Travelling among Languages – Comparing Language Learning Beliefs of Learners at Home Versus Migrant or Immigrant Workers

Open access


The paper presents a qualitative approach to language learning beliefs while analysing case studies in detail to offer significant insight into these beliefs and language learning as well. A number of studies have shown that the belief system of language learners plays a decisive role in their success and failure in language learning (Bernat & Gvozdenko 2005; Horwitz 2008). The research presents the content analysis of interviews with bilingual participants. Interviews were carried out with migrant workers, other interviews with bilingual students in Romania, as well as online interviews with immigrant workers in the EU. The paper explores different beliefs learners hold regarding learning languages. By comparing migrant workers’ and students’ beliefs the complexity of positive and negative beliefs are presented. These may change due to previous and current language learning experiences, cultural-, social-, and educational background, personality traits, etc. The result of the qualitative analysis has shown that beliefs are linked to the particular language placed in a socialcultural dimension; the same beliefs may not be possible to be transferred to the next language being learnt, individual differences in beliefs regarding learning languages and their dynamic change in different language learning processes are investigated in details.

If the inline PDF is not rendering correctly, you can download the PDF file here.

  • Alexander Patricia & Dochy Filip. 1994. Adults’ views about knowing and believing. In R. Garner & P.A. Alexander (eds.) Beliefs about Text and about Instruction with Text 223-244. Hillsdale NJ: Erlbaum.

  • Arnold Jane. 1999. Affect in Language Learning. Cambridge: Cambridge University Press.

  • Bernat Eva & Gvozdenko Inna. 2005. Beliefs about Language Learning: Current Knowledge Pedagogical Implications and New Research Directions. TESL-EJ 9(1): 1-21.

  • Bernat Eva. 2008. Beyond Beliefs: Psycho-cognitive Sociocultural and Emergent Ecological Approaches to Learner Perceptions in Foreign Language Acquisition. Asian EFL Journal 10(3): 7-27.

  • Biró Enikő. 2012. Kétnyelvűek nyelvtanulási stratégiái. [Language Learning Strategies of Bilinguals]. Bolyai Társaság Kolozsvár: Egyetemi Műhely Kiadó.

  • Cotterall Stella. 1995. Readiness for Autonomy: Investigating Learner Beliefs. System 23(2): 195-205.

  • Dias Roy. 2000. Lebanese Students’ Beliefs about Learning English and French: A Study of University Students in a Multilingual Context. Dissertation Abstracts International. 62 (02) 497A (UMI No. 3004253).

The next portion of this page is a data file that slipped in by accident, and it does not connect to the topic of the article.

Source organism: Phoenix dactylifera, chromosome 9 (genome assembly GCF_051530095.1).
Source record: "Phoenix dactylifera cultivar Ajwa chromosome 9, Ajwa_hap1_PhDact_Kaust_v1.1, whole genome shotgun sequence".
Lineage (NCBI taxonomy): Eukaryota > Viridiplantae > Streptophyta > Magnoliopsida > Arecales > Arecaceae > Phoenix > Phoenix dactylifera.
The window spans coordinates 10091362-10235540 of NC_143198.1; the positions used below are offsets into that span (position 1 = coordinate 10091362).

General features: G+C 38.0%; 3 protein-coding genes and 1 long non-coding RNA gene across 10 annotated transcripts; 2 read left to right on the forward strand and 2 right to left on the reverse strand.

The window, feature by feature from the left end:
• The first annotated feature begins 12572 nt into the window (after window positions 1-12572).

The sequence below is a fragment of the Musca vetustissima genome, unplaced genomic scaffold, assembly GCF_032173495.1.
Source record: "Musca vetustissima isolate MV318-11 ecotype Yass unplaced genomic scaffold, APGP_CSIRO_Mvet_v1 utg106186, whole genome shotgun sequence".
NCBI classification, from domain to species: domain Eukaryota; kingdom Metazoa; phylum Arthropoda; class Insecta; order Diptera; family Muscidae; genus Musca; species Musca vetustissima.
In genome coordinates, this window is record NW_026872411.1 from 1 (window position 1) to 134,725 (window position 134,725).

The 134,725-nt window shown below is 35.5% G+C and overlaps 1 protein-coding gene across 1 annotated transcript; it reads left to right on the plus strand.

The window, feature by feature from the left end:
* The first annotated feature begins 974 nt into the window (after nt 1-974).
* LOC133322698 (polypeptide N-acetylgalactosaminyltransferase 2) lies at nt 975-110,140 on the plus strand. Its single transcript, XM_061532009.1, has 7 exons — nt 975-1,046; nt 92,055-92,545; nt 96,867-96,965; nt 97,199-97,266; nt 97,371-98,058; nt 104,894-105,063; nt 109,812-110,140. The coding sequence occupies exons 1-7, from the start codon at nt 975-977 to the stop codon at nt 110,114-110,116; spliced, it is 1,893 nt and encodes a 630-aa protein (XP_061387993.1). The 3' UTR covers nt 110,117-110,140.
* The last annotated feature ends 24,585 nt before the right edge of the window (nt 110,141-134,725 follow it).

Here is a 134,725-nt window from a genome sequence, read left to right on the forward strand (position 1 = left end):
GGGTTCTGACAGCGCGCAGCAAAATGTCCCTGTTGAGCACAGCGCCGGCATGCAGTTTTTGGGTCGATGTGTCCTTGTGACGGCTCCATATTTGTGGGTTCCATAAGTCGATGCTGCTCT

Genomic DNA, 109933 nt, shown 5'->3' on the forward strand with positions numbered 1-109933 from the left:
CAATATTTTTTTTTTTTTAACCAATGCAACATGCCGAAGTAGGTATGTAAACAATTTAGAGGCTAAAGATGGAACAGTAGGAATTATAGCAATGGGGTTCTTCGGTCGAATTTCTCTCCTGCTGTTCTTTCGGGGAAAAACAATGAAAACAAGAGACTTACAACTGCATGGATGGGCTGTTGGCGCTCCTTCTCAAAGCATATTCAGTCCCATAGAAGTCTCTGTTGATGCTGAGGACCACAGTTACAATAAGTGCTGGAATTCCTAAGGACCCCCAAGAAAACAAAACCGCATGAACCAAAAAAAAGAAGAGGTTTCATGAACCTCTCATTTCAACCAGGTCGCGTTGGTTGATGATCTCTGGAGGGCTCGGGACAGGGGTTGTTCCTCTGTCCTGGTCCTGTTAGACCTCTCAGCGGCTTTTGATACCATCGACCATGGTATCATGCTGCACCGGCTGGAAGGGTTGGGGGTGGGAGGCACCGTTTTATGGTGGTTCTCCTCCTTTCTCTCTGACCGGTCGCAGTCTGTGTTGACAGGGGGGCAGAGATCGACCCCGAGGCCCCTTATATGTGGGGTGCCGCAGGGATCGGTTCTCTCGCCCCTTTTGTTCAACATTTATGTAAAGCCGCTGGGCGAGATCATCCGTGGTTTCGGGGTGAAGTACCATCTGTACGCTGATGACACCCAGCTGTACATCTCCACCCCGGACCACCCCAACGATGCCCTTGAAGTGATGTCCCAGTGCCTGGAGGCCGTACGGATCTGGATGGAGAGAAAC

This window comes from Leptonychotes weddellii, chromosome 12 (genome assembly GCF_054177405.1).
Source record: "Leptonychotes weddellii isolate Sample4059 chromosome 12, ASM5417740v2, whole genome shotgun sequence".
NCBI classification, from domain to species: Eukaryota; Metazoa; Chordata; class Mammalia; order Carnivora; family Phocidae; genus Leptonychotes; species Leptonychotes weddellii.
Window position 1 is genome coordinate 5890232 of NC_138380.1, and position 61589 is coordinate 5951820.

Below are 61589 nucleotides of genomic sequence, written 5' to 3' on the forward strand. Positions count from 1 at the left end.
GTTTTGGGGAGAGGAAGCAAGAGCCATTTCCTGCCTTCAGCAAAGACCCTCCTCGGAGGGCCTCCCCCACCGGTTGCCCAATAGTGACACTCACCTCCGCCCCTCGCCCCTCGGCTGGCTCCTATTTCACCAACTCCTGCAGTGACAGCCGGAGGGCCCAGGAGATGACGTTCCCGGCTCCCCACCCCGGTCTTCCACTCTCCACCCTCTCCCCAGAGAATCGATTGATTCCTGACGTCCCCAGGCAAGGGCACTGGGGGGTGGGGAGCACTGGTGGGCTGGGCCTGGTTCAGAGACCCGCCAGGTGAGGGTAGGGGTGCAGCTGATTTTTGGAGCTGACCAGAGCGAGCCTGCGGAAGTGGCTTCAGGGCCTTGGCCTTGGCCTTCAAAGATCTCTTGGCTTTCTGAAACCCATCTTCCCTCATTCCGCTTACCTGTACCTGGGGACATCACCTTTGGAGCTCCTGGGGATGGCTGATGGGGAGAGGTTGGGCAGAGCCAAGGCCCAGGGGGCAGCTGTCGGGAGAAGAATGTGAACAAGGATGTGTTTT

• Dörnyei Zoltán. 2001. Teaching and Researching Motivation. Harlow: Pearson Education Limited.

  • Epstein Seymour. 1990. Cognitive-experiential Self-theory. In L. Pervin (ed.) Handbook of Personality: Theory and Research 165-192. New York: Guilford Publications Inc.

  • Horwitz Elaine. 1987. Surveying Student Beliefs about Language Learning. In A. Wenden & J. Rubin (eds.) Learner Strategies in Language Learning 119-129. Englewood Cliffs NY: Prentice Hall.

  • Horwitz Elaine. 2001. Language Anxiety and Achievement. Annual Review of Applied Linguistics 21: 112-126.

  • Horwitz Elaine. 2008. Why Student Beliefs about Language Learning Matter. The Evolution of the Beliefs about Language Learning Inventory. In J. Siskin (ed.) Issues in Language Program Direction 2-8. American Assoc. of University Supervisors and Coordinators.

  • Kern Richard. 1995. Students’ and Teachers’ Beliefs about Language Learning. Foreign Language Annals 28(1): 71-92.

  • Kiss Jenő. 1995. Társadalom és nyelvhasználat. [Society and Language Use.] Budapest: Nemzeti Tankönyvkiadó.

  • Little David Singleton David & Silvius W. 1984. Learning Second Languages in Ireland: Experience Attitudes and Needs. Dublin: Trinity College.

  • Pavlenko Aneta. 2002. Poststructuralist Approaches to the Study of Social Factors in Second Language Learning and Use. In Cook Vivian (ed.) Portraits of the L2 User 277-302. Clevedon: Multilingual Matters.

  • Rust Frances. 1994. The First Year of Teaching. It’s Not What They Expected. Teaching and Teacher Education 10: 205-217.

  • Shohamy Elana. 2006. Language Policy: Hidden Agendas and New Approaches. London & New York: Routledge.

  • Skutnabb-Kangas Tove & Teresa L. McCarty. 2008. Bilingual/Immersion Education: What the Research Tells Us. In Cummins Jim & Nancy H. Hornberger (eds.) Encyclopedia of Language and Education (5): 3-17. New York: Springer.

  • Spolsky Bernard. 2004. Language Policy. Cambridge: Cambridge University Press.

  • Tódor Erika. 2008. Reperele analitice ale bilingvismului instituţional. [Analytical Aspects of Institutional Bilingualism.] Working Papers in Romanian Minority Studies 10: 1-29. Cluj Napoca: Institutul pentru Studierea Problemelor Minorităţilor Naţionale.

  • Weinstein Carol. 1994. A Look to the Future: What We Might Learn from Research on Beliefs. In R. Garner & P. Alexander (eds.) Beliefs about Text and about Instruction with Text 295-302. NJ: Lawrence Erlbaum.

  • Wenden Anita. 1986. Helping Language Learners Think about Learning. English Language Journal 40(1): 3-12.

  • Williams Marion. 1994. Motivation in Foreign and Second Language Learning: An Interactive Perspective. Educational and Child Psychology 11: 77-84.

Journal information
Impact Factor

SCImago Journal Rank (SJR) 2018: 0.101

All Time Past Year Past 30 Days
Abstract Views 0 0 0
Full Text Views 187 96 1
PDF Downloads 89 54 1